Government to fix max residue limit for fruits and vegetables

- Post Report, Kathmandu

Feb 23, 2018-

The government has begun work to fix the maximum residue limit (MRL) for locally grown and imported fruits and vegetables in a bid to ensure that contaminated products that pose a risk to human health do not reach the market.

A multilateral meeting of government agencies held by the Commerce Ministry on Thursday decided to direct the Ministry of Agriculture Development to implement the MRL on farm products. The MRL is the maximum amount of pesticide deposits remaining on food products.

The meeting also decided to formulate policies and develop infrastructure to discourage sales of agro products contaminated with chemical residues.

Pesticides are used to protect crops from insects, weeds and fungi. Pesticides are potentially toxic to humans and can have both acute and chronic health effects, depending on the quantity and ways in which a person is exposed. Some of the older and cheaper pesticides can remain for years in the soil and water.

According to the World Health Organisation (WHO), there are more than 1000 pesticides used around the world to ensure food is not damaged or destroyed by pests. Each pesticide has different properties and toxicological effects.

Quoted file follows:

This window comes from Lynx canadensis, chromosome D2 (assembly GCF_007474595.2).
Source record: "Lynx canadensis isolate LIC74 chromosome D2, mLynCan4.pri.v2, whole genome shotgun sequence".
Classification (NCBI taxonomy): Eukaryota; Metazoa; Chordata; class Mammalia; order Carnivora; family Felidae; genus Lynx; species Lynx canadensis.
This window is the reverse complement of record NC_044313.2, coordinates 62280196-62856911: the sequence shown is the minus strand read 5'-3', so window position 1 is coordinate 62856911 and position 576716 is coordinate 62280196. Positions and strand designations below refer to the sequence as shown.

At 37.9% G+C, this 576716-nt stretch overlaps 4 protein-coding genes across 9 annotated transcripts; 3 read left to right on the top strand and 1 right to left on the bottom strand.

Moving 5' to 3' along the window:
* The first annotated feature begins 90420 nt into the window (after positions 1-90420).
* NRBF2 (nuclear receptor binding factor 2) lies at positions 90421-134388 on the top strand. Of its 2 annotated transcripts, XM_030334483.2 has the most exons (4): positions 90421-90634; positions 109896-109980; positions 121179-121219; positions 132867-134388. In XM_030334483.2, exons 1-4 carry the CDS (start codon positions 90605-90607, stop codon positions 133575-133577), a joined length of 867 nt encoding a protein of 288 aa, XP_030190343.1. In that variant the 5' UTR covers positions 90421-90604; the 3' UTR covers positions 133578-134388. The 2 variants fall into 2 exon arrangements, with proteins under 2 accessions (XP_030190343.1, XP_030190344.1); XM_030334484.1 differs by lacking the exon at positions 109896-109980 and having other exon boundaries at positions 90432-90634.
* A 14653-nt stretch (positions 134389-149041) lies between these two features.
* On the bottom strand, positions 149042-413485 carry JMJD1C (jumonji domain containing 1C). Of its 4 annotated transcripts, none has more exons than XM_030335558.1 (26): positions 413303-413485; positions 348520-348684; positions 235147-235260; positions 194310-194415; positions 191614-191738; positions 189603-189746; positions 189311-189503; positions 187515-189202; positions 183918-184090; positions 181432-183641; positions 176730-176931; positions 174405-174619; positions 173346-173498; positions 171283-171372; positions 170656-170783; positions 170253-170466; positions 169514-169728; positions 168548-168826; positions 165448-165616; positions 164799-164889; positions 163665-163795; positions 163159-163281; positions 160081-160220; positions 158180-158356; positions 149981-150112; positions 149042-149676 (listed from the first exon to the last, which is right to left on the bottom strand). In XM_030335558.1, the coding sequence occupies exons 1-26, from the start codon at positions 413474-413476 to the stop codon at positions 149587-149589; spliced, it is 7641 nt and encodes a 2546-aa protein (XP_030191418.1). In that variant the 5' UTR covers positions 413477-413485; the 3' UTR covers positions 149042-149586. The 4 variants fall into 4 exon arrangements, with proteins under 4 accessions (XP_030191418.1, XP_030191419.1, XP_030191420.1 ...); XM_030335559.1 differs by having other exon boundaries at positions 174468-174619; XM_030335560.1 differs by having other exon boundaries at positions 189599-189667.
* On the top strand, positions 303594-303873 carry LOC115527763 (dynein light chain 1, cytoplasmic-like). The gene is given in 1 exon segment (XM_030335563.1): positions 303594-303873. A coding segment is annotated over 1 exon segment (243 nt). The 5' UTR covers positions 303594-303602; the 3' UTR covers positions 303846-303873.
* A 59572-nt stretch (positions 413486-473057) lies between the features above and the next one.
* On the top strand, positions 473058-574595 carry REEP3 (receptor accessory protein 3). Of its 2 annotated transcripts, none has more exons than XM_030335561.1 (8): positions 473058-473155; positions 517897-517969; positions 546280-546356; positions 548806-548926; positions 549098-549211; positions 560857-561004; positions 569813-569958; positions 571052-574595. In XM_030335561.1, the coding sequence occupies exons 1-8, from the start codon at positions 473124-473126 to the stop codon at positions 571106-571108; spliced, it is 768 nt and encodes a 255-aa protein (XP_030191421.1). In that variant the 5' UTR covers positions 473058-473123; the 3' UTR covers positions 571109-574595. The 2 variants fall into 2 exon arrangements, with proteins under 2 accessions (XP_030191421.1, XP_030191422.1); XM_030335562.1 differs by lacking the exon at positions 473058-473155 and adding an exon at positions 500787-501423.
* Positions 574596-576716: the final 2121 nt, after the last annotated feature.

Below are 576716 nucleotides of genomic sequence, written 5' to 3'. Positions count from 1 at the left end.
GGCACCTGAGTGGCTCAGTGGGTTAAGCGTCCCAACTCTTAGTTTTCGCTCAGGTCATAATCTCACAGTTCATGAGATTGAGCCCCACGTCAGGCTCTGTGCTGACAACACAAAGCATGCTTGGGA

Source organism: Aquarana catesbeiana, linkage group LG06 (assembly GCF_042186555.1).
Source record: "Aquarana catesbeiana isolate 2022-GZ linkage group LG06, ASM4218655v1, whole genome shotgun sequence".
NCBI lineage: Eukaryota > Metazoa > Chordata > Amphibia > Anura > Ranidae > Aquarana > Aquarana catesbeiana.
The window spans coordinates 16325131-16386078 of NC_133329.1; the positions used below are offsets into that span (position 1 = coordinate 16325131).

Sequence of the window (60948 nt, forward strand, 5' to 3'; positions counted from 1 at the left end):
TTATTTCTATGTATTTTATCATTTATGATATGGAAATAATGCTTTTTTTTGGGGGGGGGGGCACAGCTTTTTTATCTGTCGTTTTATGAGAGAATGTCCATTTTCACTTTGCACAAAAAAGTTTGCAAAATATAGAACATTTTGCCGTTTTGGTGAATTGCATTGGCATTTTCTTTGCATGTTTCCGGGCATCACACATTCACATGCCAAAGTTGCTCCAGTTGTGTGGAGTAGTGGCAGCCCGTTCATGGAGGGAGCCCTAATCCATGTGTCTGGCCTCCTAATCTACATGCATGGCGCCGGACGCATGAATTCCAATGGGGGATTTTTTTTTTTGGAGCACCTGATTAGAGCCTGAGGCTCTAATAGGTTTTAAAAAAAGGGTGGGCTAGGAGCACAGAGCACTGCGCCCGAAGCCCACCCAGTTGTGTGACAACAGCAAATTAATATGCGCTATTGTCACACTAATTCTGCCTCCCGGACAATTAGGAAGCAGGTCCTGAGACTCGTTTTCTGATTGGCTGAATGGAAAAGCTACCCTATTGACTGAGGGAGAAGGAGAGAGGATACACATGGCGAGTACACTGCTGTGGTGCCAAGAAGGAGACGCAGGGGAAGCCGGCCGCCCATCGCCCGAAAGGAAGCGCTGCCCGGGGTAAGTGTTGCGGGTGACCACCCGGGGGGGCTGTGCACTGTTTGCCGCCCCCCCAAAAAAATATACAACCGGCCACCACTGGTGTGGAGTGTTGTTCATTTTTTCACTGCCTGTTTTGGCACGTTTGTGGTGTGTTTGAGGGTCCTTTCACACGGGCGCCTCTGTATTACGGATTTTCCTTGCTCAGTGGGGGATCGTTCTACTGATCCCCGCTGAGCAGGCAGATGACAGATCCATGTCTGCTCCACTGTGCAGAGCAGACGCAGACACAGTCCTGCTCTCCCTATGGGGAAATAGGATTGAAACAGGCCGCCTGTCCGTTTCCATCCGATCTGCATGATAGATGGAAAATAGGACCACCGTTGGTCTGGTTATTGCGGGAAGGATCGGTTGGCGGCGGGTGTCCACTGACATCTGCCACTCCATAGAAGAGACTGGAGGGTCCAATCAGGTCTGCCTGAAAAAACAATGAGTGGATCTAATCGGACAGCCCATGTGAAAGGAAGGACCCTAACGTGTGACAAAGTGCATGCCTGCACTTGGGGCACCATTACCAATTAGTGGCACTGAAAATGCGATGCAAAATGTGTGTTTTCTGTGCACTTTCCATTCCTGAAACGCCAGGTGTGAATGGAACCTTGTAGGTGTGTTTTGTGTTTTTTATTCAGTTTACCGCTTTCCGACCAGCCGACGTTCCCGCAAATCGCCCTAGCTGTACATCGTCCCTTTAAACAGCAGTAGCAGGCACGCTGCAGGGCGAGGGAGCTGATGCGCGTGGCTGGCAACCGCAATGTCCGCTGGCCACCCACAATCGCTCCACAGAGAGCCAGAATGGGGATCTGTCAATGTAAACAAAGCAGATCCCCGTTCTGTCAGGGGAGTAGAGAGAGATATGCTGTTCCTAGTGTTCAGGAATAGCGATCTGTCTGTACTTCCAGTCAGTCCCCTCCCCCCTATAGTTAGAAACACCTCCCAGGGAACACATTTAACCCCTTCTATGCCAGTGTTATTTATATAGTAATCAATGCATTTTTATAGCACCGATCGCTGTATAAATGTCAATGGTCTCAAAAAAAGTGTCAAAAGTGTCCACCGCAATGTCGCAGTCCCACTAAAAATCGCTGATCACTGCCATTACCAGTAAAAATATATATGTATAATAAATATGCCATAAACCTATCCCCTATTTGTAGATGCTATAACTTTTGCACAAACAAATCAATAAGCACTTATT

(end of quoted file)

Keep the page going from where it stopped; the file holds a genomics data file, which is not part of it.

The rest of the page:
In 2014, the international organisation issued an International Code of Conduct on Pesticide Management to provide guidelines to government regulators, the private sector, civil society and other stakeholders on best practices in managing pesticides throughout their lifecycle, from production to disposal.

Apart for fixing the MRL, the government has decided to open at least one quarantine check point in each of the seven provinces. The check points will monitor the import of vegetable, fruits, seeds and livestock related products. “The check points will be well equipped with experts and technology,” the Commerce Ministry said in a press statement. In addition, the government has planned to implement Good Agricultural Practices on both locally produced and imported food items. It will also regulate the food business by requiring operators to obtain certification under integrated pest management.

“If any enterprise violates the government standards on chemical traces on traded food, the concerned government bodies will be authorised to seize such products,” the ministry said.

Published: 23-02-2018 09:08

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